Smugglers play central role in money laundering, say law enforcement
Some people really bring the party.
Costa Rica’s National Police discovered 814 boxes containing more than 19,000 bottles of beer, and another 76 boxes with 1,030 bottles of other liquors hidden in a mobile disco truck searched in Cuidad Neilly, near the Panamanian border, on Feb. 6. The bootleggers even stuffed their speakers and light rigs with beer bottles.
The driver of the roving party truck had no tax receipts for the deluge of liquor on board, and police seized the black-market booze. That same day, National Police seized 20,000 bottles total of various types of smuggled liquor across Costa Rica.
Costa Rica’s porous borders and relatively high cost of living make the country a prime target for smugglers angling to sell liquor, cigarettes and even seemingly innocent household items, like canned tuna and cartons of milk, at lower prices by avoiding taxes and other duties. While contraband might seem like a good deal, law enforcement officials argue that the illicit trade aids money launderers, weakens an already strained tax collection system, and could even pose a health hazard.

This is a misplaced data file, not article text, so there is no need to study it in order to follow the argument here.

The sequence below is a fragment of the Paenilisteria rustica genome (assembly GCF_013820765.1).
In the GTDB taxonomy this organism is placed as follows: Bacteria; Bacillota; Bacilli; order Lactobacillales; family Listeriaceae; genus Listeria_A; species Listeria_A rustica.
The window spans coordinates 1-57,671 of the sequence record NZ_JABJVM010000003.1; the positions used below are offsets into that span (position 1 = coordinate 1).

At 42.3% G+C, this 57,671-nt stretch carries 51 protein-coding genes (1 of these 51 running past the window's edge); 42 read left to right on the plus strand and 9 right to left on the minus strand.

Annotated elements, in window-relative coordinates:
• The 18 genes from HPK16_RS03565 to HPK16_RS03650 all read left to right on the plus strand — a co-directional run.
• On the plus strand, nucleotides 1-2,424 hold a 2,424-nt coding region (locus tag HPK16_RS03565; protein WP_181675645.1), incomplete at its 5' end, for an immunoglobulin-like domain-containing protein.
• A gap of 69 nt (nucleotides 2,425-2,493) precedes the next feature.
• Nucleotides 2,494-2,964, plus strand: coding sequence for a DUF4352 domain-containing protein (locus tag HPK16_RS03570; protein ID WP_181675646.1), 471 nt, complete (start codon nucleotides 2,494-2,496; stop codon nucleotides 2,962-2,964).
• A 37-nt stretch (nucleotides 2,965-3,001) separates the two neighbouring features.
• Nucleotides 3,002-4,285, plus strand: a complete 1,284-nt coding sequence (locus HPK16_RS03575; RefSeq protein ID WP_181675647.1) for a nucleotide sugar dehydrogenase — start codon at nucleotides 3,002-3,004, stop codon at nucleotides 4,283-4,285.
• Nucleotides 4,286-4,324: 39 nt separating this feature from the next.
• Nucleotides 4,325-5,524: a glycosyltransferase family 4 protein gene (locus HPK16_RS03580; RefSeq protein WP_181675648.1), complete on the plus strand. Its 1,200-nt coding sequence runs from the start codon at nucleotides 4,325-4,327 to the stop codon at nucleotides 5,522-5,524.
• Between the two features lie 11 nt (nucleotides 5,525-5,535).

“This is an issue that affects all levels of society,” said Chargé d’Affaires Melanie Smart of the British Embassy in San José during her opening remarks of a weeklong workshop dedicated to tackling illicit commerce in the region.
“The proceeds of illegal trade often end up in the hands of criminal organizations, and fund other illegal activity. This last point is especially pertinent in Central America where insecurity has such a profound impact upon the lives of citizens,” Smart said.
Vice Minister of Revenue Álvaro Ramos, who coordinates tax, customs and the Fiscal Control Police (PCF), said that law enforcement must challenge the romantic image of the smuggler.
“This is not a nice guy,” Ramos said, “(this is someone) who’s trying to legitimize capital from much darker businesses.”
The vice minister told The Tico Times that the government needs to work on improving communication between ministries to better coordinate efforts to fight contraband, especially in medications, which could be adulterated and endanger people’s health.
Beer was the most popular liquor for smugglers to secret across the border, with the PCF seizing 123,072 bottles in 2013, followed by 36,464 bottles of whisky.
Nearly 22 percent of the alcohol sold in Costa Rica is contraband, according to a 2013 Euromonitor report.
PCF confiscated more than 21 million cigarettes in 2013. Ramos speculated that the spike up from the 4.3 million seized on average between 2010 and 2012 could be due to the anti-smoking law that went into effect in March 2012.
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